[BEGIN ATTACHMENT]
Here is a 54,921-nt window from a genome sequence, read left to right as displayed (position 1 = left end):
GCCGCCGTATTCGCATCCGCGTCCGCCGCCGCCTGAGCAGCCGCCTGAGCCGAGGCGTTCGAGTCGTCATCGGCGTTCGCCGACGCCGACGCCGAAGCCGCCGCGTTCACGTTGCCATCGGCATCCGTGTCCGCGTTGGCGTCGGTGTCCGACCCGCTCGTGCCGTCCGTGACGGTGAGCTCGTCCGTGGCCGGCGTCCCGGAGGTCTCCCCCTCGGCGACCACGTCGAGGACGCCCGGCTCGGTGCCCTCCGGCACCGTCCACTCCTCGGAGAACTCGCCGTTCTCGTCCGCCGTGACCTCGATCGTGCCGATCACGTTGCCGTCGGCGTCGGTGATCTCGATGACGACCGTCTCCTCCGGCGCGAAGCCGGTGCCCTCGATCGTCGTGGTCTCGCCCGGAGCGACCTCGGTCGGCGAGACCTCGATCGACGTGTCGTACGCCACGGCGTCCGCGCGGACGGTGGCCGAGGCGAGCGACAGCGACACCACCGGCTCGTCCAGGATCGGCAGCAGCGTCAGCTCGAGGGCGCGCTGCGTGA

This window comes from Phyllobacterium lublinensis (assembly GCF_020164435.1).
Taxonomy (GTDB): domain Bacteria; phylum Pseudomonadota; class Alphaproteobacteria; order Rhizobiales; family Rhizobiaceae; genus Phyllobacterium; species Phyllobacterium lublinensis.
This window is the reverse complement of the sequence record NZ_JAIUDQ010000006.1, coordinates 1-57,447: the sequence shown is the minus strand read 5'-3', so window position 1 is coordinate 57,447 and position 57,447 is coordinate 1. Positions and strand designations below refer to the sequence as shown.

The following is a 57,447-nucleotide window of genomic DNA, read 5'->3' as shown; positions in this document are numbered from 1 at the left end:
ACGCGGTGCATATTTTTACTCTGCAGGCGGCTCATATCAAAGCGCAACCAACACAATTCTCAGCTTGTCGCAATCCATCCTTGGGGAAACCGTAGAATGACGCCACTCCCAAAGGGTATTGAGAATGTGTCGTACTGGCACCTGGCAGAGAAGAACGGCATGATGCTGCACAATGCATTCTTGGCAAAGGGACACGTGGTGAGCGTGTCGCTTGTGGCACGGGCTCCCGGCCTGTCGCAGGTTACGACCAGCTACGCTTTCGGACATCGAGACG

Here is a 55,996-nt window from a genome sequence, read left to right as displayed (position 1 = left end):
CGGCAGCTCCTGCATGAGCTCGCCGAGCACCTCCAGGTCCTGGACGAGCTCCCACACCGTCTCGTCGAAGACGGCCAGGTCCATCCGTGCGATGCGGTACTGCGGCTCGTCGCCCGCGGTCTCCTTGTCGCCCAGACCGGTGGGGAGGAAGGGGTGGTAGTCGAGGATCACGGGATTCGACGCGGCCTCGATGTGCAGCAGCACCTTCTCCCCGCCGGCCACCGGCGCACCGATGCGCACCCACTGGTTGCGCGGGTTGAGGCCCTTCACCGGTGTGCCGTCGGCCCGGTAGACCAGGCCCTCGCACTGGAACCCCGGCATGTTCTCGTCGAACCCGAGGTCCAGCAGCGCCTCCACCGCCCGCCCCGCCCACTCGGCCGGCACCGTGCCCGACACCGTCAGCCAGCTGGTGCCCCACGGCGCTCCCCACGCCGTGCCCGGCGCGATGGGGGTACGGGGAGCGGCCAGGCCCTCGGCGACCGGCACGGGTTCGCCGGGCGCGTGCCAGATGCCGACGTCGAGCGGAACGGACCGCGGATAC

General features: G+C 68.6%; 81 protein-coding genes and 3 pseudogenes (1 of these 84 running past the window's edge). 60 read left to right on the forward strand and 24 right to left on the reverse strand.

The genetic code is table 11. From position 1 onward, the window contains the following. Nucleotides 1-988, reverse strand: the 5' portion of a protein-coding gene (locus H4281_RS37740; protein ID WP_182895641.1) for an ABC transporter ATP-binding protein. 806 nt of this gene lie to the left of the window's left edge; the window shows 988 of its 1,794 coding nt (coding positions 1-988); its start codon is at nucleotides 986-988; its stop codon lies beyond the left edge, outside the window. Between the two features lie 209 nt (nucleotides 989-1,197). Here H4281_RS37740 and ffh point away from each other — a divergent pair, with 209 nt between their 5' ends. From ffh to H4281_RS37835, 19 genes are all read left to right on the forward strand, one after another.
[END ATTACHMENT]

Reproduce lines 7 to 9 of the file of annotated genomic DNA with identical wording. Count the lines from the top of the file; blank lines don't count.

ACGCGGTGCATATTTTTACTCTGCAGGCGGCTCATATCAAAGCGCAACCAACACAATTCTCAGCTTGTCGCAATCCATCCTTGGGGAAACCGTAGAATGACGCCACTCCCAAAGGGTATTGAGAATGTGTCGTACTGGCACCTGGCAGAGAAGAACGGCATGATGCTGCACAATGCATTCTTGGCAAAGGGACACGTGGTGAGCGTGTCGCTTGTGGCACGGGCTCCCGGCCTGTCGCAGGTTACGACCAGCTACGCTTTCGGACATCGAGACG

Here is a 55,996-nt window from a genome sequence, read left to right as displayed (position 1 = left end):
CGGCAGCTCCTGCATGAGCTCGCCGAGCACCTCCAGGTCCTGGACGAGCTCCCACACCGTCTCGTCGAAGACGGCCAGGTCCATCCGTGCGATGCGGTACTGCGGCTCGTCGCCCGCGGTCTCCTTGTCGCCCAGACCGGTGGGGAGGAAGGGGTGGTAGTCGAGGATCACGGGATTCGACGCGGCCTCGATGTGCAGCAGCACCTTCTCCCCGCCGGCCACCGGCGCACCGATGCGCACCCACTGGTTGCGCGGGTTGAGGCCCTTCACCGGTGTGCCGTCGGCCCGGTAGACCAGGCCCTCGCACTGGAACCCCGGCATGTTCTCGTCGAACCCGAGGTCCAGCAGCGCCTCCACCGCCCGCCCCGCCCACTCGGCCGGCACCGTGCCCGACACCGTCAGCCAGCTGGTGCCCCACGGCGCTCCCCACGCCGTGCCCGGCGCGATGGGGGTACGGGGAGCGGCCAGGCCCTCGGCGACCGGCACGGGTTCGCCGGGCGCGTGCCAGATGCCGACGTCGAGCGGAACGGACCGCGGATAC